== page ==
New construction starts in March advanced 7% to a seasonally adjusted annual rate of $521.4 billion, according to McGraw Hill Construction, a division of McGraw Hill Financial. Nonresidential building picked up the pace after its lackluster performance at the outset of this year, while nonbuilding construction managed a moderate gain.

Meanwhile, residential building settled back as single-family housing remained sluggish. During the first three months of 2014, total construction starts on an unadjusted basis were reported at $107.4 billion, down 2% from the same period a year ago. The latest month’s data lifted the Dodge Index to 110 (2000=100), up from February’s 103, and close to last year’s average reading for the index at 112. 

“The slow start for construction activity in early 2014 can be attributed to tough winter weather conditions, in combination with the up-and-down pattern that’s frequently been present during the hesitant upturn witnessed over the past two years,” stated Robert A. Murray, chief economist for McGraw Hill Construction. “This is particularly true for nonresidential building, which bounced back sharply in March after depressed activity in January and February, alleviating some concern that its recovery may be stalling,” he said.

“Nonresidential building’s potential for more growth in 2014 is being supported by a rising volume of bank lending directed at commercial real estate development, more energy-related manufacturing projects and signs that the institutional building sector is finally turning the corner after five years of decline,” Murray added.

“Nonbuilding construction in 2014 is seeing a less severe pullback for electric utilities compared to last year, although public works is generally proceeding at a slower clip. Residential building so far in 2014 is benefitting from more strength for multifamily housing, yet the loss of momentum for single-family housing in the first three months of 2014 stands out relative to the steady gains registered in 2012 and most of 2013,” Murray said.

Nonresidential Building

Nonresidential building in March jumped 24% to $176.3 billion (annual rate), regaining upward movement after declines in January (down 9%) and February (down 7%). The often volatile manufacturing plant category provided much of the lift in March, surging 140% after a weak February. 

Large manufacturing facilities that reached groundbreaking in March included these energy-related projects: an $800-million methanol chemical plant in Texas, a $400-million upgrade to an oil refinery in Minnesota, an $80-million crude oil terminal in New Mexico and a $56-million biomass-to-gasoline refinery in Louisiana.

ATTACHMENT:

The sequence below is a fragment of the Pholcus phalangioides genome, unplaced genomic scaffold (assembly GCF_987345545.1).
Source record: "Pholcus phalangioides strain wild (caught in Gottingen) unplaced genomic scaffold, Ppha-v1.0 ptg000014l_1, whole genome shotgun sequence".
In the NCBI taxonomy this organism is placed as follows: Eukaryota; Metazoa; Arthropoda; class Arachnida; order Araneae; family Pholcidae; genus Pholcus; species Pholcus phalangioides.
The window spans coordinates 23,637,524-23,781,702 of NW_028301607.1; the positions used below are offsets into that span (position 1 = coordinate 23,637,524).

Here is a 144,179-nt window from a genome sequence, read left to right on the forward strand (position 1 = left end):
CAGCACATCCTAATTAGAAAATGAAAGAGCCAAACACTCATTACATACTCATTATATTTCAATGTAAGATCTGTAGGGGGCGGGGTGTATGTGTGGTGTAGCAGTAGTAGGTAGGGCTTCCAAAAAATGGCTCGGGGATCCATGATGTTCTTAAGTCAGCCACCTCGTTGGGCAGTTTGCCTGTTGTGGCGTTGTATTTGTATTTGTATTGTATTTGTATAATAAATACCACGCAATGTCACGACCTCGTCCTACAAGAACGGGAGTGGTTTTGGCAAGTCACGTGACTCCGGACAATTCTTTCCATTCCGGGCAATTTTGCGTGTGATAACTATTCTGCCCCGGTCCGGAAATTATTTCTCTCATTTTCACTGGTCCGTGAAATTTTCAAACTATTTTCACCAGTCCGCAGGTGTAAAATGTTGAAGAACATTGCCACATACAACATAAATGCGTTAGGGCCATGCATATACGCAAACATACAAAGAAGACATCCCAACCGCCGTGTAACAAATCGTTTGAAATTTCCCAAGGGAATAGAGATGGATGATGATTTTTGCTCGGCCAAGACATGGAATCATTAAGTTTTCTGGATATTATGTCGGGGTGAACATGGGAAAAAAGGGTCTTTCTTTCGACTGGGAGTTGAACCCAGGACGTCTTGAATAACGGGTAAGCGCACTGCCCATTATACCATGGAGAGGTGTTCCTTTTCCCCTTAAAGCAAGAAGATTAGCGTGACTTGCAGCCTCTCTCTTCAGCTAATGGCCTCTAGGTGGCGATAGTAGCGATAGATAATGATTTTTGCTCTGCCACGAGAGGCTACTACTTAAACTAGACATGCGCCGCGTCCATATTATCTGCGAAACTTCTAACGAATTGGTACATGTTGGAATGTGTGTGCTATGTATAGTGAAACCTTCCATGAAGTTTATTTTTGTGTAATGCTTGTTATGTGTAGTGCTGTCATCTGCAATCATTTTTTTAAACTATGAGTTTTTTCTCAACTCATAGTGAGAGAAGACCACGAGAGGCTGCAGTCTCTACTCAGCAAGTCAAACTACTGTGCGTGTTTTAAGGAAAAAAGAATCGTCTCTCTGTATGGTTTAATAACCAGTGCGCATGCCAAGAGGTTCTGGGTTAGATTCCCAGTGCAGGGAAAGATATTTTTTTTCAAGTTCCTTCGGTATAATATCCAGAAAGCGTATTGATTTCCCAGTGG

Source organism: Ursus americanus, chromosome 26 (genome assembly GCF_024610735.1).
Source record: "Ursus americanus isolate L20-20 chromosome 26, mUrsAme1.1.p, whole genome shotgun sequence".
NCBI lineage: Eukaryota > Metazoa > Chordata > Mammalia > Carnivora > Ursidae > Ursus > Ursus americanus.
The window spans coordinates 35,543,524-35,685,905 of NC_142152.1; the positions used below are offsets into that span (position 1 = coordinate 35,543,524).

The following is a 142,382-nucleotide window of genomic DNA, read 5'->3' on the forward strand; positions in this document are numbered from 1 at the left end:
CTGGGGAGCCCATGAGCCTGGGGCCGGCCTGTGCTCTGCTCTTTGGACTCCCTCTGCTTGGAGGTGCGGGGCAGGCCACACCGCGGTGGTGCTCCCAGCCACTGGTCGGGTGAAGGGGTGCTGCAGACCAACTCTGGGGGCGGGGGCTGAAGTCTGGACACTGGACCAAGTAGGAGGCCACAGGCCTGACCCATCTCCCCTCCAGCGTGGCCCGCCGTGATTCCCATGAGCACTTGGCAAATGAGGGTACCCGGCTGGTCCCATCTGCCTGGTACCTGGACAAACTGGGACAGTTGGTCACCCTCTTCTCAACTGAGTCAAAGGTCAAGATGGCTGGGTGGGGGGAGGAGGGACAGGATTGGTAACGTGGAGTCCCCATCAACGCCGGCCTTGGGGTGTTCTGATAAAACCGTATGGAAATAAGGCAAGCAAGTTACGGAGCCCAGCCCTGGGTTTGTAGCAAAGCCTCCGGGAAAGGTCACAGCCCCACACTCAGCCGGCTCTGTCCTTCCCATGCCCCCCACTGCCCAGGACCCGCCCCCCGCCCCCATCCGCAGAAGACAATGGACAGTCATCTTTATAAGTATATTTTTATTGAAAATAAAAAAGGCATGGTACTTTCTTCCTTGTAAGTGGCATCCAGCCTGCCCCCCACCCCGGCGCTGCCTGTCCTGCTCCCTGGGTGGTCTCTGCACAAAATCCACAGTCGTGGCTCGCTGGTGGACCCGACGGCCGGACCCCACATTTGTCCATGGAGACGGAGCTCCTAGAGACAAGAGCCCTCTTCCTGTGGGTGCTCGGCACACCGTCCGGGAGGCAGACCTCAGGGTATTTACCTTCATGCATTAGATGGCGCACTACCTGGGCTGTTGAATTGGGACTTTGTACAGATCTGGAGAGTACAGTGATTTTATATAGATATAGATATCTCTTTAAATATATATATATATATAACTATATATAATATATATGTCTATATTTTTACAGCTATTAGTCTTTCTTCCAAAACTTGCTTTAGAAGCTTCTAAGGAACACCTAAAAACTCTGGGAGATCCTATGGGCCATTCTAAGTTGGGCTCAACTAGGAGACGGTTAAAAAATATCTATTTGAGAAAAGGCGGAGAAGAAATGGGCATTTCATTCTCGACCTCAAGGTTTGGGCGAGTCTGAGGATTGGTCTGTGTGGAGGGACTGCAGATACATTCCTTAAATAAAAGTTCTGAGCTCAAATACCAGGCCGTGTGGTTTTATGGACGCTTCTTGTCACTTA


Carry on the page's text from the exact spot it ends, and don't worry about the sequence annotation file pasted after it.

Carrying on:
The commercial categories in March edged up 1%, reflecting a mixed pattern by individual structure type. Office construction continued its ascent from low levels, advancing 17% in March with the help of these large projects: a $160-million office building at the Fan Pier site in Boston, a $100-million tenant fit-out at One World Trade Center in New York City, an $87-million office building in Austin, Texas, and an $83-million office building in Houston. Through the first three months of 2014, the top five metropolitan areas ranked by the dollar amount of new office starts were New York, Houston, Boston, Washington, D.C., and San Antonio.

Hotel construction in March increased 19%, with the support of $95 million for the hotel portion of a $200-million mixed-use facility at the Mall of America in Bloomington, Minn. Store construction in March receded 6%, although it did include $65 million for the retail portion of the mixed-use facility at the Mall of America. Warehouse construction in March dropped 45%, experiencing a pause from its well-established upward trend.

The institutional side of the nonresidential building market grew 30% in March after a subdued February. Health care construction surged 64%, in a departure from its generally flat pattern of activity over the past few years, reflecting the March groundbreaking for an $820-million Kaiser Permanente hospital in San Diego.

The educational building category in March improved 18%, with the support of such projects as a $64-million geosciences building at the University of Colorado Boulder, a $64-million classroom facility at Rutgers University in New Brunswick, N.J., a $50-million high school in North Little Rock, Ark., and a $46-million renovation of a vocational school in Tyngsboro, Mass.

Of the smaller institutional structure types, the public buildings category was unusually strong in March, rising 125% with the start of a $317-million federal courthouse building in Los Angeles and a $105-million addition to a county courthouse building in St. Louis.

The amusement-related category advanced 44% in March and included groundbreaking for such projects as a $120-million university sports arena in Champaign, Ill., and $110 million for renovation work at the Billie Jean King National Tennis Center in Flushing, N.Y. Church construction and transportation terminal work showed weaker activity in March, falling 14% and 28%, respectively.

Nonbuilding Construction